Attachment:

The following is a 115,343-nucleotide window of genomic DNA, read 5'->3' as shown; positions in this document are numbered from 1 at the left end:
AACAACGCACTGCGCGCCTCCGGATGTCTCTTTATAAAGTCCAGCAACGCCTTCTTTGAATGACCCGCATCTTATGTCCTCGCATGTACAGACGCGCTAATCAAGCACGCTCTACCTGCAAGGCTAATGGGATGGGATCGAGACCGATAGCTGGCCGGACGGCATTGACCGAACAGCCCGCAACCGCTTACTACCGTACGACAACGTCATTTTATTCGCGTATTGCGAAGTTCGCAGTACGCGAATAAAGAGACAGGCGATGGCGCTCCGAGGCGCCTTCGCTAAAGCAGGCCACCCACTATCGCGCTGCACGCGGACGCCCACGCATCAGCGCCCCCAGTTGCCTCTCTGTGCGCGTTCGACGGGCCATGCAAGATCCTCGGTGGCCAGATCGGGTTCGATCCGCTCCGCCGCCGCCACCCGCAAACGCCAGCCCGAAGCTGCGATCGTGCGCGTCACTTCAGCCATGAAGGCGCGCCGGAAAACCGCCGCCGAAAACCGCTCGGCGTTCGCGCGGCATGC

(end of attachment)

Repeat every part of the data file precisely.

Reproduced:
The following is a 115,343-nucleotide window of genomic DNA, read 5'->3' as shown; positions in this document are numbered from 1 at the left end:
AACAACGCACTGCGCGCCTCCGGATGTCTCTTTATAAAGTCCAGCAACGCCTTCTTTGAATGACCCGCATCTTATGTCCTCGCATGTACAGACGCGCTAATCAAGCACGCTCTACCTGCAAGGCTAATGGGATGGGATCGAGACCGATAGCTGGCCGGACGGCATTGACCGAACAGCCCGCAACCGCTTACTACCGTACGACAACGTCATTTTATTCGCGTATTGCGAAGTTCGCAGTACGCGAATAAAGAGACAGGCGATGGCGCTCCGAGGCGCCTTCGCTAAAGCAGGCCACCCACTATCGCGCTGCACGCGGACGCCCACGCATCAGCGCCCCCAGTTGCCTCTCTGTGCGCGTTCGACGGGCCATGCAAGATCCTCGGTGGCCAGATCGGGTTCGATCCGCTCCGCCGCCGCCACCCGCAAACGCCAGCCCGAAGCTGCGATCGTGCGCGTCACTTCAGCCATGAAGGCGCGCCGGAAAACCGCCGCCGAAAACCGCTCGGCGTTCGCGCGGCATGC